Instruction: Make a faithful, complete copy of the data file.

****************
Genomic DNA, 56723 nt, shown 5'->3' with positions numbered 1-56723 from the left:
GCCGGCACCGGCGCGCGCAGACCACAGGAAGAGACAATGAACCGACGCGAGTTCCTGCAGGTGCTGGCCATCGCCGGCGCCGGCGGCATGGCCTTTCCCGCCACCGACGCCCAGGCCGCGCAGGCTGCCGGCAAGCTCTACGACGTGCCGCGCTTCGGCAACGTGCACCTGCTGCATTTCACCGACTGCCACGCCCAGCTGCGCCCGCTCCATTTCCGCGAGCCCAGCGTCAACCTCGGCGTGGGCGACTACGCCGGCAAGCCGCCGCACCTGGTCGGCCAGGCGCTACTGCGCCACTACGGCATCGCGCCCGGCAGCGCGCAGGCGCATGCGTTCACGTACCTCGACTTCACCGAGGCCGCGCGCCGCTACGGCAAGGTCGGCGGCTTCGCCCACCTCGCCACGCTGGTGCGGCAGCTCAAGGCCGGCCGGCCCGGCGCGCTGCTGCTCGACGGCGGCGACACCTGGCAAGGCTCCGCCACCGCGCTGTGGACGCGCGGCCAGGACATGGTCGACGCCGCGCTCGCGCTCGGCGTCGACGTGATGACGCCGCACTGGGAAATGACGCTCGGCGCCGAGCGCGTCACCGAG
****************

Genomic DNA, 56723 nt, shown 5'->3' with positions numbered 1-56723 from the left:
GCCGGCACCGGCGCGCGCAGACCACAGGAAGAGACAATGAACCGACGCGAGTTCCTGCAGGTGCTGGCCATCGCCGGCGCCGGCGGCATGGCCTTTCCCGCCACCGACGCCCAGGCCGCGCAGGCTGCCGGCAAGCTCTACGACGTGCCGCGCTTCGGCAACGTGCACCTGCTGCATTTCACCGACTGCCACGCCCAGCTGCGCCCGCTCCATTTCCGCGAGCCCAGCGTCAACCTCGGCGTGGGCGACTACGCCGGCAAGCCGCCGCACCTGGTCGGCCAGGCGCTACTGCGCCACTACGGCATCGCGCCCGGCAGCGCGCAGGCGCATGCGTTCACGTACCTCGACTTCACCGAGGCCGCGCGCCGCTACGGCAAGGTCGGCGGCTTCGCCCACCTCGCCACGCTGGTGCGGCAGCTCAAGGCCGGCCGGCCCGGCGCGCTGCTGCTCGACGGCGGCGACACCTGGCAAGGCTCCGCCACCGCGCTGTGGACGCGCGGCCAGGACATGGTCGACGCCGCGCTCGCGCTCGGCGTCGACGTGATGACGCCGCACTGGGAAATGACGCTCGGCGCCGAGCGCGTCACCGAG